# EE, NCKU Tien-Hao Chang (Darby Chang)

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EE, NCKU Tien-Hao Chang (Darby Chang)
Numerical Analysis EE, NCKU Tien-Hao Chang (Darby Chang)

In the previous slide Error (motivation) Floating point number system
difference to real number system problem of roundoff Introduced/propagated error Focus on numerical methods three bugs

In this slide Rootfinding Bisection method False position multiplicity
Intermediate Value Theorem convergence measures False position yet another simple enclosure method advantage and disadvantage in comparison with bisection method

Given a function 𝑓, find a 𝑥 such that 𝑓 𝑥 =0
Rootfinding Given a function 𝑓, find a 𝑥 such that 𝑓 𝑥 =0

Is a rootfinding problem

Multiplicity

Definition

Multiplicity for polynomials
For polynomials, multiplicity can be determined by factoring the polynomial That’s easy, but

Clearly, 𝑓 0 =0, so the 𝑓(𝑥) has a root at 𝑥=0 But what is the multiplicity? 𝑓 0 = 𝑓 ′ 0 = 𝑓 ′′ 0 =0, but 𝑓 ′′′ 0 =−4 the equation has a root of multiplicity 3 at 𝑥=0 answer

Clearly, 𝑓 0 =0, so the 𝑓(𝑥) has a root at 𝑥=0 But what is the multiplicity? 𝑓 0 = 𝑓 ′ 0 = 𝑓 ′′ 0 =0, but 𝑓 ′′′ 0 =−4 the equation has a root of multiplicity 3 at 𝑥=0

Rootfinding methods 2 categories Simple enclosure
simple enclosure methods fixed point iteration schemes Simple enclosure bisection and false position guaranteed to converge to a root, but slow Fixed point iteration Newton’s method and secant method fast, but require stronger conditions to guarantee convergence

A pathological example

2.1 The Bisection Method

Bisection method The most basic simple enclosure method
All simple enclosure methods are based on Intermediate Value Theorem

Drawing proof for Intermediate Value Theorem

In Plain English Find an interval of that the endpoints are opposite sign Since one endpoint value is positive and the other negative, zero is somewhere between the values, that is, at least one root on that interval

Bisection method The objective is to systematically shrink the size of that root enclosing interval The simplest and most natural way is to cut the interval in half Next is to determine which half contains a root Intermediate Value Theorem, again Repeat the process on that half

Bisection method

In action 𝑓 𝑥 = 𝑥 3 +2 𝑥 2 −3𝑥−1, and 𝑎 1 , 𝑏 1 =(1,2)

You know what the bisection method is, but so far it is not an algorithm, why?

An algorithm requires a stopping condition

Convergence of {pn}

Note The bisection method converges to a root of 𝑓, not the root of 𝑓
what’s the difference? 𝑓 𝑎 𝑓 𝑏 <0 guarantees the existence of a root, but not uniqueness, and the bisection method converge to one of these roots The bisection method cannot locate roots of even multiplicity (the sign does not change on either side of such roots) is common to all simple enclosure techniques

Rate of convergence, 𝑂( 1 2 𝑛 ) Order of convergence, 𝛼=1 and 𝜆= 1 2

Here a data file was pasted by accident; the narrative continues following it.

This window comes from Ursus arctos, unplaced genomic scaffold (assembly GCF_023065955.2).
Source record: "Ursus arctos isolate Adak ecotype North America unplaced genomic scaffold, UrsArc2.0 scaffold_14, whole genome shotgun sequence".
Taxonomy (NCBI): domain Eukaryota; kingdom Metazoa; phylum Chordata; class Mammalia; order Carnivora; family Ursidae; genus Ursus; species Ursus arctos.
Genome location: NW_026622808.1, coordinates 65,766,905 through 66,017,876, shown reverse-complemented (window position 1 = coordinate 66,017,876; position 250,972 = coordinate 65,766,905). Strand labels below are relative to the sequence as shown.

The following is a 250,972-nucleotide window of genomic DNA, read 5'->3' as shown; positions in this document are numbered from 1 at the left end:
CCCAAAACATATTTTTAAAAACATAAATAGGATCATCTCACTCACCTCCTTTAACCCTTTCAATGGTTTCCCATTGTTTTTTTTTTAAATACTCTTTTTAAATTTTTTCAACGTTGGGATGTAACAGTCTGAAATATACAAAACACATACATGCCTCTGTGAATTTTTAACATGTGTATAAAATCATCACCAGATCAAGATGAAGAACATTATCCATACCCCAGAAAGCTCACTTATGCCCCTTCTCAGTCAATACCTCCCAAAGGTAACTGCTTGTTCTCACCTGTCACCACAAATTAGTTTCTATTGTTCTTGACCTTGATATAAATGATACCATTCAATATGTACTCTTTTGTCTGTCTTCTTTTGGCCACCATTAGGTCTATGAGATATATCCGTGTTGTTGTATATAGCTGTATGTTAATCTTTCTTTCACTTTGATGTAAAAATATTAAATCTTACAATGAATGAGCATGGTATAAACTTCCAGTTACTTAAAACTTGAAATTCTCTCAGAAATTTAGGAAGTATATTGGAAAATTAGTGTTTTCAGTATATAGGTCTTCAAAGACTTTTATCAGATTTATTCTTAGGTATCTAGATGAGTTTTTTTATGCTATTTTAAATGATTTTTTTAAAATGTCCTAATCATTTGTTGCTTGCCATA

Rate of convergence, 𝑂( 1 2 𝑛 ) Order of convergence, 𝛼=1 and 𝜆= 1 2

We are now in position to select a stopping condition

Convergence measures For any rootfinding technique, we have 3 convergence measures to construct the stopping condition absolute error 𝑝 𝑛 −𝑝 <𝜀 relative error 𝑝 𝑛 −𝑝 𝑝 𝑛 <𝜀 test 𝑓(𝑝 𝑛 ) <𝜀

No one is always better than another
Which is the Best? No one is always better than another answer

No one is always better than another
Which is the Best? No one is always better than another

Algorithm Suppose that we decide to use the absolute error 𝑝 𝑛 −𝑝 <𝜀, but we don’t know the value of p With the theorem, we can now construct an algorithm

Note Performance measure Underflow
number of 𝑓 evaluations rather than number of iterations (𝑓 could involve many floating point operations) Underflow both 𝑓(𝑎) and 𝑓(𝑝) will approaching zero work with the signs rather than the sign of the product 𝑓 𝑎 𝑓(𝑝)

Summary of bisection method
Advantage straightforward inexpensive (1 evaluation per iteration) guarantee to converge Disadvantage error estimation can be overly pessimistic (drawing for a extreme case of bisection method)

2.1 The Bisection Method

The Method of False Position
2.2 The Method of False Position

False position Very similar to bisection method
Only differ in selecting 𝑝 𝑛

values of 𝑓 𝑎 𝑛 and 𝑓 𝑏 𝑛 rather than just the signs

Which method is better?

Which method is better From another aspect to only the convergence rate bisection method provides a theoretical bound of error, but no error estimate false position provides computable error estimate (the only one advantage of false position) Thus, we can have a more appropriate stopping condition for false position (we will use this advantage in Section 2.6)

Since false position has no theoretical bound of error,
it requires effort to prove the convergence

Convergence analysis One observation to proceed the convergence analysis one of the endpoints remains fixed the other endpoint is just the previous approximation Namely an=an-1, bn=pn-1 or bn=bn-1, an=pn-1 observation

The first problem

The second problem

The third problem

Convergence analysis One observation to proceed the convergence analysis one of the endpoints remains fixed the other endpoint is just the previous approximation Namely 𝑎 𝑛 = 𝑎 𝑛−1 , 𝑏 𝑛 = 𝑝 𝑛−1 or 𝑏 𝑛 = 𝑏 𝑛−1 , 𝑎 𝑛 = 𝑝 𝑛−1

Go back to the equation (4)
𝑏 𝑛 −𝑝 = 𝑝 𝑛−1 −𝑝 = 𝑒 𝑛−1

Guarantee to convergence
Now we know 𝑒 𝑛 ≈𝜆 𝑒 𝑛−1 One question that remains is whether 𝜆 is less than 1 answer

Guarantee to convergence
Now we know 𝑒 𝑛 ≈𝜆 𝑒 𝑛−1 One question that remains is whether 𝜆 is less than 1

The first condition The remaining three conditions can be proved in a similar fashion

Now it’s time to select a stopping condition

Stopping condition Suppose the absolute error is used
We have 𝑒 𝑛 ≈𝜆 𝑒 𝑛−1 We have to estimate 𝑒 𝑛

The first problem

The second problem

The third problem

2.2 The Method of False Position